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Interacting with Law Enforcement

Posted by Steve Karimi | Oct 05, 2018 | 0 Comments

In April 2018, former-MLB player Jayson Werth was arrested in Arizona for allegedly driving under the influence. The Scottsdale police officer pulled Werth over for driving with an expired registration at which time he suspected that Werth had been drinking. A video recently surfaced which shows Werth trying to mediate the ordeal by handing the officer a “courtesy card” that showed that he was an MLB baseball player. When the officer asked Werth to complete a field sobriety test, the baseball player refused, telling the officer, “I'm just not sure I trust you.” The officer subsequently placed Jayson Werth under arrest for DUI and Werth later submitted to a blood test which showed he had a .12 blood alcohol content.

Interacting with the Police in Washington State

Confrontations with law enforcement, in any location, at any time, are never a nice experience. Often, you may feel powerless when forced to interact with a police officer and it may seem like the officer has all of the power; however, this is not always true. Police officers are public servants and they are not allowed to abuse the great responsibility bestowed upon them. Typically, an officer will approach you under the assumption that you are a criminal, and the obstructing justice or resisting arrest can be very subjective to the police officer involved.

Obstructing a Law Enforcement Officer

In the scenario above, if the officer began to feel threatened or hindered in performing his job because Werth did not trust him then obstruction of justice would have been an easy crime to pin on him since the officer can say that nearly anything is “hindering” his job. The Washington State Code says the following on obstructing a law enforcement officer:

  • “A person is guilty of obstructing a law enforcement officer if the person willfully hinders, delays, or obstructs any law enforcement officer in the discharge of his or her official powers or duties.”
  • “A person is guilty of resisting arrest if he or she intentionally prevents or attempts to prevent a peace officer from lawfully arresting him or her.”

If you are convicted of obstructing a law enforcement officer, the charge is typically a gross misdemeanor.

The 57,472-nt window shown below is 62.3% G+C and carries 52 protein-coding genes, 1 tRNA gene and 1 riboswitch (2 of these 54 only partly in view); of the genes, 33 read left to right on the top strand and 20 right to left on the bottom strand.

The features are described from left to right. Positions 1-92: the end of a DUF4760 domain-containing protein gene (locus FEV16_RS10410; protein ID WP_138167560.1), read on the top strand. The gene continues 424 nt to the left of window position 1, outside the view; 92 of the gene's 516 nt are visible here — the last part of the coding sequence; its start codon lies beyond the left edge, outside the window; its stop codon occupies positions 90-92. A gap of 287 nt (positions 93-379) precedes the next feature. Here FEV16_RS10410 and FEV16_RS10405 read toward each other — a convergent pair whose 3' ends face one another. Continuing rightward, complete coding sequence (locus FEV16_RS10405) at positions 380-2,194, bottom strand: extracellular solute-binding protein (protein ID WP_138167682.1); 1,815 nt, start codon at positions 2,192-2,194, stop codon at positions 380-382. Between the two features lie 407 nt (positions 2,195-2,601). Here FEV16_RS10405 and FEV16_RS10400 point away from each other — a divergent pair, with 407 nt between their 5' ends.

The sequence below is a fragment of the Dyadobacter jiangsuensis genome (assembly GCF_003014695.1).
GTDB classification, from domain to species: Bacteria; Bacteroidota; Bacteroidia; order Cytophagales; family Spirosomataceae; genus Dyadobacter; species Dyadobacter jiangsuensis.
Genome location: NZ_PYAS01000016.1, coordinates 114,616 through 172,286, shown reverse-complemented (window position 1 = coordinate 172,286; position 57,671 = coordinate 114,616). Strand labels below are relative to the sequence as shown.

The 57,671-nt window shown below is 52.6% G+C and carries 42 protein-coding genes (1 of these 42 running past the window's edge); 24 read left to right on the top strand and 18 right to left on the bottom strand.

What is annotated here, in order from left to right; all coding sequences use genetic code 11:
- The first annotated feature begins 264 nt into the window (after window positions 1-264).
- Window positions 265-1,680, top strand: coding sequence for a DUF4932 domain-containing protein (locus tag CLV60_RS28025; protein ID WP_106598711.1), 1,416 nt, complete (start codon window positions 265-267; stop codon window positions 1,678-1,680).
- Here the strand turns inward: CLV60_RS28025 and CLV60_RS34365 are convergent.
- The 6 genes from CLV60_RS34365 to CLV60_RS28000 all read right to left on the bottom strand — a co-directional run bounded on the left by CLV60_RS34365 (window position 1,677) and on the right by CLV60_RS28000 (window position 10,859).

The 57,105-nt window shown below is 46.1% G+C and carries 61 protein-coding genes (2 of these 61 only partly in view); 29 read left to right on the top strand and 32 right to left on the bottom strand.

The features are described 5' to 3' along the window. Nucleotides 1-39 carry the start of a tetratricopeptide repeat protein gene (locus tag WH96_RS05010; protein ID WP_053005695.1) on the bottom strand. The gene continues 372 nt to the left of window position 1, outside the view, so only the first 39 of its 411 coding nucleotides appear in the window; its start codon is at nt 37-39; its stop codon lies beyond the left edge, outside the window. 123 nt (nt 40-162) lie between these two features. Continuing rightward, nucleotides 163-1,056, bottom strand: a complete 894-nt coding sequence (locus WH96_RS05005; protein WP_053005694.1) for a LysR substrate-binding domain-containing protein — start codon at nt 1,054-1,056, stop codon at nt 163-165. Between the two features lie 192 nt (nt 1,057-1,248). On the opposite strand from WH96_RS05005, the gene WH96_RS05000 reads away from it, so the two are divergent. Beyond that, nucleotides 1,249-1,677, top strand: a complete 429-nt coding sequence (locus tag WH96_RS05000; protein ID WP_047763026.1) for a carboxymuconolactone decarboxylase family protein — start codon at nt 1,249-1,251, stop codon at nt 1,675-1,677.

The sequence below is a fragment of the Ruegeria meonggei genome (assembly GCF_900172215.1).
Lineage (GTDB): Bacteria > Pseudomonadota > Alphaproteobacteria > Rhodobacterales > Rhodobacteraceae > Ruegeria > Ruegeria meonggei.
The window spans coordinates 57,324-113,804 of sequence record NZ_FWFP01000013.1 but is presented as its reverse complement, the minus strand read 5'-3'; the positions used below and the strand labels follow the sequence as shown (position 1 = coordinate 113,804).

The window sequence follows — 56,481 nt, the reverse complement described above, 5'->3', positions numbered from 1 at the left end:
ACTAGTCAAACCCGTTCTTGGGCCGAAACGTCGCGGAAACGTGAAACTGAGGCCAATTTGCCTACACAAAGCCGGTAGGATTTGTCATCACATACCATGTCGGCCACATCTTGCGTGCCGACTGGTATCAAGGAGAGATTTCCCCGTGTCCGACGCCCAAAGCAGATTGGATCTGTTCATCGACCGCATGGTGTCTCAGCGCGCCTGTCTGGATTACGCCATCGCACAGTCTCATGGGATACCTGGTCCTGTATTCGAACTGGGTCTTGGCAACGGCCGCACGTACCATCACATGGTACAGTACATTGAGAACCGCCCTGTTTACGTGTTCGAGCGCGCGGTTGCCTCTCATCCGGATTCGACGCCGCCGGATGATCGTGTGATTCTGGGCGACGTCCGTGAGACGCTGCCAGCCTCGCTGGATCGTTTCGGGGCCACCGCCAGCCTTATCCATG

Resisting Arrest

Much like obstructing a law enforcement officer, charging someone with resisting arrest is also easy to pin on an alleged criminal. Nearly any sign that you may physically resist being arrested, if perceived by the officers to be a threat, may fall under the umbrella of resisting arrest. Resisting arrest, under Washington State law, reads as follows:

If a person is found guilty of resisting arrest the charge is a misdemeanor. Of course, keep in mind that charges for both resisting arrest and obstructing a law enforcement officer may be elevated if a physical struggle ensues.

Call the Law Offices of Steve Karimi

If a physical altercation with a police officer does happen, please protect yourself and do not struggle. Remember as many details as you can and file a complaint as soon as possible. Complaints can be filed with your local police department and with the Washington ACLU.

Of course, seek legal assistance as soon as possible as well. Experienced criminal defense lawyer Steve Karimi is dedicated to protecting your constitutional rights. If you or a loved one is facing charges in the Seattle area contact the Law Offices of Steve Karimi today!

About the Author

Steve Karimi

Steve Karimi attended Pepperdine University School of Law. After graduation he worked as a prosecutor in Seattle where he gained valuable insight to the criminal justice system. Attorney Karimi uses his experiences as a prosecutor everyday only now he fights for the justice of those accused.


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If you were arrested or a loved one has been charged with a crime in Seattle or surrounding areas of Washington State, the Law Offices of Steve Karimi can help. Call 206-660-6200 24 hours a day for a free consultation.

Seattle Defense Lawyer

Named a "rising star" in criminal defense by Washington Law and Politics magazine, Mr. Karimi is a former prosecutor for King County who uses his insight into prosecution strategies to protect his clients' rights in criminal court.